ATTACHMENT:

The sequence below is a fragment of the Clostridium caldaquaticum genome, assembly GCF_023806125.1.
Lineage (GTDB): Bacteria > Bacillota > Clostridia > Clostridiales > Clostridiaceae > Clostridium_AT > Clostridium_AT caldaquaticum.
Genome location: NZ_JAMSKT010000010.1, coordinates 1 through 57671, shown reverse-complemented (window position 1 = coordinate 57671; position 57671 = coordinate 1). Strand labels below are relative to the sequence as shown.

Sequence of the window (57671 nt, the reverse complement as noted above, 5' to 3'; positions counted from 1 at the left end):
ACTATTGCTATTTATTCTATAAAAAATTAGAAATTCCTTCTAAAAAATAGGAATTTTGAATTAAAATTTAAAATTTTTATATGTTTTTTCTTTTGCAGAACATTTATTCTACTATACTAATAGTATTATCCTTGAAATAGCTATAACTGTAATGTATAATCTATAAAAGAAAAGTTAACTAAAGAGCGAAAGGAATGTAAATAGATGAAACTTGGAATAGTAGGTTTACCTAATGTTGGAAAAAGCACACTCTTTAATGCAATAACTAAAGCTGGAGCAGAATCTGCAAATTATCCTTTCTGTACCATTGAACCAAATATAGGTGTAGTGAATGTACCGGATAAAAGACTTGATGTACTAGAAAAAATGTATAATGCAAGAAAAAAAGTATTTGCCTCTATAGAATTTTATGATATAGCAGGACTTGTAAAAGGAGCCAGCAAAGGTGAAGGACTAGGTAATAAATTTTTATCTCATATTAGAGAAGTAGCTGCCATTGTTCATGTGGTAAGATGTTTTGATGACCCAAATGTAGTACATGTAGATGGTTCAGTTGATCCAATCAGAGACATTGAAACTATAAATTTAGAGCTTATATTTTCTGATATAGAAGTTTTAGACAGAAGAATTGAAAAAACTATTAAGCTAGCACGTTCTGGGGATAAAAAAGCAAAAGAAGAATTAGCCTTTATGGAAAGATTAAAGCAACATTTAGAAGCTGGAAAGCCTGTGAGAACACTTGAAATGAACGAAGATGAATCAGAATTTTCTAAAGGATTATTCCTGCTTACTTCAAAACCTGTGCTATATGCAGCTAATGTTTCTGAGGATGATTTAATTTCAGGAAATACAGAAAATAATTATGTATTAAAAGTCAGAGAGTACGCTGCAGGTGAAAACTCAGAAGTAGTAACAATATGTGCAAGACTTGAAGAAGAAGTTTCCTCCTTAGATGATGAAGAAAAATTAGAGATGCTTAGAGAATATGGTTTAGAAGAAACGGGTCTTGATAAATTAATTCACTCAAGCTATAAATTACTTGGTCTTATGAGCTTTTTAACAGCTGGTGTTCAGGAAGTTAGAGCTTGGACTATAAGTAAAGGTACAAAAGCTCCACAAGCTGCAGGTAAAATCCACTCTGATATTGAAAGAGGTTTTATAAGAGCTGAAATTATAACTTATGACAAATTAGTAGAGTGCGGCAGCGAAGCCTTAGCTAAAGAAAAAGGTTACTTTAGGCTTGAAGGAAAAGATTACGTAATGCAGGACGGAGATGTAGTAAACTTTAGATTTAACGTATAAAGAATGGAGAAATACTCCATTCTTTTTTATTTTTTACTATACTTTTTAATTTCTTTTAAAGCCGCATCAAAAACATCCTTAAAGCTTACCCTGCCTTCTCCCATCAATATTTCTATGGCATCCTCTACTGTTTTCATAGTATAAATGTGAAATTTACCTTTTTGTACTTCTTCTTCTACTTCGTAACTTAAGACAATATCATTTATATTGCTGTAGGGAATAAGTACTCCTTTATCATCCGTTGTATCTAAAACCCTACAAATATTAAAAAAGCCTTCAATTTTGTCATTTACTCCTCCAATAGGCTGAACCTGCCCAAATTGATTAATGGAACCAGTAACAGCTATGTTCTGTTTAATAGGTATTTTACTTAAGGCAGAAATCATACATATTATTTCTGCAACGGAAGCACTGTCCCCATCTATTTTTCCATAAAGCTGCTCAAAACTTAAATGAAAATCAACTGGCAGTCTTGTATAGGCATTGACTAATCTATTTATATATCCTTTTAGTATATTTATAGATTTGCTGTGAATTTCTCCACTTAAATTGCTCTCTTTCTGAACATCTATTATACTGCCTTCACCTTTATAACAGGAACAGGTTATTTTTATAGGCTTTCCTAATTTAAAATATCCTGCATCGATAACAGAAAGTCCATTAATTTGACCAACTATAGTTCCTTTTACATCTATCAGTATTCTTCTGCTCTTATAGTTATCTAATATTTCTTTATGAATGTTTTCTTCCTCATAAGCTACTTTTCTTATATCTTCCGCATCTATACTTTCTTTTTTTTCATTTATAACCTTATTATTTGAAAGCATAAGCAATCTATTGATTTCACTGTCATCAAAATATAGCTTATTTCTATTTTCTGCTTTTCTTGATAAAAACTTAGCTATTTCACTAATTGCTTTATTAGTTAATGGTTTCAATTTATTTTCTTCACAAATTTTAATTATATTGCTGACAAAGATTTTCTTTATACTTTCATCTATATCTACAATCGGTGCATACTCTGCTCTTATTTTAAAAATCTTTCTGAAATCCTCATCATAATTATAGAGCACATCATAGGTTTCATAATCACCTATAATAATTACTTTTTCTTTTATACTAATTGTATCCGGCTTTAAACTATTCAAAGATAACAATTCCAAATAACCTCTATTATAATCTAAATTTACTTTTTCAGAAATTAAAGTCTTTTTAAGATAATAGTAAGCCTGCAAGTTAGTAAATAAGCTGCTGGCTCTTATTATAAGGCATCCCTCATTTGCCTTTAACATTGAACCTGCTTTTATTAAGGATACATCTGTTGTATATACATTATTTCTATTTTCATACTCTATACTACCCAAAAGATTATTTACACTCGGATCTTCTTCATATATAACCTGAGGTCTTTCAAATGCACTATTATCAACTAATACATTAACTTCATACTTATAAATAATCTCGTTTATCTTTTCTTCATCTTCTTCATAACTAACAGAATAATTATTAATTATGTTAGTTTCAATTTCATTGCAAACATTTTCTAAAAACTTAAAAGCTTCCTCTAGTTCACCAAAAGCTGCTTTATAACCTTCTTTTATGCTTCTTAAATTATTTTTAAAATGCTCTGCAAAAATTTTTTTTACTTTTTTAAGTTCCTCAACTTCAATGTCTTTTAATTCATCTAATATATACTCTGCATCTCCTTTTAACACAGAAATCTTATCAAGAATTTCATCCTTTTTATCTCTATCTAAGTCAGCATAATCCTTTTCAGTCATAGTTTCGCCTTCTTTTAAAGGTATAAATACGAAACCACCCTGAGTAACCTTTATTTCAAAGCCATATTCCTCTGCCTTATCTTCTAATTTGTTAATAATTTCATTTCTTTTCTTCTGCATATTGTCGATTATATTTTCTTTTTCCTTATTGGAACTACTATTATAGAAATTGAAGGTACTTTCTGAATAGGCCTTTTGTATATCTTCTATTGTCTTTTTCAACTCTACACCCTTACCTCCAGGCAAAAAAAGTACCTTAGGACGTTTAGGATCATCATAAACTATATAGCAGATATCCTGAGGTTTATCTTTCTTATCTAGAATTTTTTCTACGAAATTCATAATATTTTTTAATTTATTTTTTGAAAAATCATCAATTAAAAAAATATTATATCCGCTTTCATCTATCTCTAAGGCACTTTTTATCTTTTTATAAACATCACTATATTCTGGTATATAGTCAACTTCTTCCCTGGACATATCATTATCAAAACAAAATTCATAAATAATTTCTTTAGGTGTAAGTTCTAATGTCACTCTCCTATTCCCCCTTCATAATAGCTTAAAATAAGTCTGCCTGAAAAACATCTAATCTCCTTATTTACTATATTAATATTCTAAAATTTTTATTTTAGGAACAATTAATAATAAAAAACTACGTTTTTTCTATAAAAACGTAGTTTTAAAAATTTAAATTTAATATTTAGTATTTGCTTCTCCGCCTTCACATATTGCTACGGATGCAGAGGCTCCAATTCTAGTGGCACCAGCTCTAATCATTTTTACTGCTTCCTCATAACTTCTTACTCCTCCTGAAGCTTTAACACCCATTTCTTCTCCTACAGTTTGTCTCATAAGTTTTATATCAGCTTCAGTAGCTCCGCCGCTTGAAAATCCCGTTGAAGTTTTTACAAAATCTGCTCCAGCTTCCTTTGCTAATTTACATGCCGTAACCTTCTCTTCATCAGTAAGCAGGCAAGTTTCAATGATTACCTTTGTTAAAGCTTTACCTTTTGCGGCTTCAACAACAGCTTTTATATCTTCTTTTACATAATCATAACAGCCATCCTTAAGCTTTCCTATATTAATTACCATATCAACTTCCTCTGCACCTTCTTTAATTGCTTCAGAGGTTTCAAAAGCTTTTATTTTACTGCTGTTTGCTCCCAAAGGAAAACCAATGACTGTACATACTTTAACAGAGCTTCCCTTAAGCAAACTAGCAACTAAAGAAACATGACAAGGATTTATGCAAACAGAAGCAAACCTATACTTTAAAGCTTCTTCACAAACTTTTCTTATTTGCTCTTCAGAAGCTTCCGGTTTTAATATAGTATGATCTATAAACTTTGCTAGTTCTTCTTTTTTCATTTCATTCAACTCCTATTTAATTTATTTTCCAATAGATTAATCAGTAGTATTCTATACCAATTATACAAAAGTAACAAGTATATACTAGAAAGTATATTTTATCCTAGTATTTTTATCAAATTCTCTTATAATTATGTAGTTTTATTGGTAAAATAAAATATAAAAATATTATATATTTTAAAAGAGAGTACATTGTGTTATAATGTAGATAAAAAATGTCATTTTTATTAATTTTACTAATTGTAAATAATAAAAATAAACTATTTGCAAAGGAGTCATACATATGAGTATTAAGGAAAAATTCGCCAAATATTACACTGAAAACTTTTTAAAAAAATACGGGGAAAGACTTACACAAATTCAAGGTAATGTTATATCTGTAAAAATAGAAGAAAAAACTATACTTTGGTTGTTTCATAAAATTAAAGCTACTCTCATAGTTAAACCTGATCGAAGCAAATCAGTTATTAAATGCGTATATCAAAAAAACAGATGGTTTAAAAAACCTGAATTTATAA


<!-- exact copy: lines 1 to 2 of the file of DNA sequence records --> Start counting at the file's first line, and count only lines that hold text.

The sequence below is a fragment of the Clostridium caldaquaticum genome, assembly GCF_023806125.1.
Lineage (GTDB): Bacteria > Bacillota > Clostridia > Clostridiales > Clostridiaceae > Clostridium_AT > Clostridium_AT caldaquaticum.